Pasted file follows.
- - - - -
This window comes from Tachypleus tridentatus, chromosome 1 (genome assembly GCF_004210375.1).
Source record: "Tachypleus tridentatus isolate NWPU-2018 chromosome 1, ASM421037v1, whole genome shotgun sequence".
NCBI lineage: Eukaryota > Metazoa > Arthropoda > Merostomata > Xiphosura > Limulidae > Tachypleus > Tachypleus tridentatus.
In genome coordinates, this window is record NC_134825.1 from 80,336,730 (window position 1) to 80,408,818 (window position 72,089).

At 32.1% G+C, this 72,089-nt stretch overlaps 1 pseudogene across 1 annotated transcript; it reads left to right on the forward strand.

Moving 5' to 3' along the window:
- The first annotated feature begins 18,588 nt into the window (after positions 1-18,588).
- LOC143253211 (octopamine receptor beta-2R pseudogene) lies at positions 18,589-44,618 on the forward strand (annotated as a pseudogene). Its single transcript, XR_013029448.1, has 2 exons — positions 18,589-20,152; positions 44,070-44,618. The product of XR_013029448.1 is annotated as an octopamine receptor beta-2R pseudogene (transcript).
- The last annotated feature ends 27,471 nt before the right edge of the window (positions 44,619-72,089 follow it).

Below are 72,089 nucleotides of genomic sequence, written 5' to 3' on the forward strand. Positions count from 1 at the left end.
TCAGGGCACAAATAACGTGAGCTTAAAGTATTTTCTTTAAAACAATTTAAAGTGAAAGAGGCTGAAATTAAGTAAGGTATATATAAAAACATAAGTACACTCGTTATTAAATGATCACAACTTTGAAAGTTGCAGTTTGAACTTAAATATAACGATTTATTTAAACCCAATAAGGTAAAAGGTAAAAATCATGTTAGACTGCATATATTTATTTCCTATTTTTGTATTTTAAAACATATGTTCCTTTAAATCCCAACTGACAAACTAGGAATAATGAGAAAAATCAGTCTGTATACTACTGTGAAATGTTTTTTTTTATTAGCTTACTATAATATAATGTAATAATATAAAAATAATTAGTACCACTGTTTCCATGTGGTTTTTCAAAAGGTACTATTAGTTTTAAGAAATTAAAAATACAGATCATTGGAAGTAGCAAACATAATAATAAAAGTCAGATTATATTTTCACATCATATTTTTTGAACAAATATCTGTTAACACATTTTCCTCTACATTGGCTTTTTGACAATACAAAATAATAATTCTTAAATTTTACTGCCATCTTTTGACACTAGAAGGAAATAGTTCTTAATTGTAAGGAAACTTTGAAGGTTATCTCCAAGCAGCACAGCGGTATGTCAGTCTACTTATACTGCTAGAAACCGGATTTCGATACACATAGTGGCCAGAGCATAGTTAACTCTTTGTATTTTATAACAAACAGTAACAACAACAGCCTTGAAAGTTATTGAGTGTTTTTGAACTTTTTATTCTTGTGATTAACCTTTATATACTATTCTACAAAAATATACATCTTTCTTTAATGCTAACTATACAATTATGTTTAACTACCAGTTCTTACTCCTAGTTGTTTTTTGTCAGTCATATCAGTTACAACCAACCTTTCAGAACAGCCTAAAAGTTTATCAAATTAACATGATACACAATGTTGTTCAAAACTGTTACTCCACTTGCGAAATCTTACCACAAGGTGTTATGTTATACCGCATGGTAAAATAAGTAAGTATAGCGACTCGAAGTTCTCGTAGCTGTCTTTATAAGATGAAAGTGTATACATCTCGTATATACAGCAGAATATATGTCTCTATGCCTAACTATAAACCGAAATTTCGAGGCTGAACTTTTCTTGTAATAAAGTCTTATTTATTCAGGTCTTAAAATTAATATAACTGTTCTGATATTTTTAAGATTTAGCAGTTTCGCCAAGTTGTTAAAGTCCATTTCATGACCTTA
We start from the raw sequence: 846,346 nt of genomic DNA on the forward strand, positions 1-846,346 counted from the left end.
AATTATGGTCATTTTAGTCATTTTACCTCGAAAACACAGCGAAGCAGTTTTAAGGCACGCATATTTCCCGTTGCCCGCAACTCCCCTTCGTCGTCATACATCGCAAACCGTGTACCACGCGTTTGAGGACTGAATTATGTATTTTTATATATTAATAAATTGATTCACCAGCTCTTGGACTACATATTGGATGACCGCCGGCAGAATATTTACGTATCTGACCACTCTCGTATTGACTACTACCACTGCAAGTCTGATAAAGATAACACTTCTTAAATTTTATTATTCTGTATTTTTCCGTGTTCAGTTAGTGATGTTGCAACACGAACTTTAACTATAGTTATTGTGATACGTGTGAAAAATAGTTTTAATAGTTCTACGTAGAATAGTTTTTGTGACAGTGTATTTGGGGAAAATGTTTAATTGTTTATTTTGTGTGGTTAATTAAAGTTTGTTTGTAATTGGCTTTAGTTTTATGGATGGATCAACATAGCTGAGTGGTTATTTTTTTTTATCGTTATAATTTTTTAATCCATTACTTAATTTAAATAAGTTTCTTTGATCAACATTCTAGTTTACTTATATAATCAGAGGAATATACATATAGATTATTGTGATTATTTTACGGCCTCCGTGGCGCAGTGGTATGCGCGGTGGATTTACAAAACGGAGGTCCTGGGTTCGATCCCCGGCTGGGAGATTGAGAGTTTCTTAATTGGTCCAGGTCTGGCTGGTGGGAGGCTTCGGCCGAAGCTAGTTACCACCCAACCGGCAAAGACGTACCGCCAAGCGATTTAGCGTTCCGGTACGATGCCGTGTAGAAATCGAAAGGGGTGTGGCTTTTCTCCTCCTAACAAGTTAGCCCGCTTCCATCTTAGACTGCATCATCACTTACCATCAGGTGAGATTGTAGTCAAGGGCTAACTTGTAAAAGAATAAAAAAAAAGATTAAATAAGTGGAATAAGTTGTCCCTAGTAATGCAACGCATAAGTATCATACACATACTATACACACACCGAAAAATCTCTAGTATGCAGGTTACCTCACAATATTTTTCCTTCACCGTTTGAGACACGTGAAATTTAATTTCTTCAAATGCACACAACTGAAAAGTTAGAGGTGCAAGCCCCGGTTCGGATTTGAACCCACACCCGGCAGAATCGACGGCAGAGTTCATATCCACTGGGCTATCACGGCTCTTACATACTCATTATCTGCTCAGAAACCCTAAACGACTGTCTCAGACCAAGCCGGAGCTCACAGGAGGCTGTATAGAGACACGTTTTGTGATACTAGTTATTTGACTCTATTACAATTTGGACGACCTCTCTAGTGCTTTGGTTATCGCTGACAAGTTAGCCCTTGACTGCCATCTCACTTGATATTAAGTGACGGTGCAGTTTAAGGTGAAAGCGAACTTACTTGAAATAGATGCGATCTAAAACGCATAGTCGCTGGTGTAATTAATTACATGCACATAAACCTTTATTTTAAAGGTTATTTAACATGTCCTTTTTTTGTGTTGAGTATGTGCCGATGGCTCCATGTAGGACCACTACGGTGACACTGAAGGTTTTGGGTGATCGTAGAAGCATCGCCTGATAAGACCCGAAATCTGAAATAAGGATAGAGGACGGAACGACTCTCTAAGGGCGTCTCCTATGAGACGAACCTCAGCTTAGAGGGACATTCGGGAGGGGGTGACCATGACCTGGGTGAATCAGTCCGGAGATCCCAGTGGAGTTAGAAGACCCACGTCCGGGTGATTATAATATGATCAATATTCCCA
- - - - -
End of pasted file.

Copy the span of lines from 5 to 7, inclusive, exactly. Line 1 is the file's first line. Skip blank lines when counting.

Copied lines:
At 32.1% G+C, this 72,089-nt stretch overlaps 1 pseudogene across 1 annotated transcript; it reads left to right on the forward strand.

Moving 5' to 3' along the window:
- The first annotated feature begins 18,588 nt into the window (after positions 1-18,588).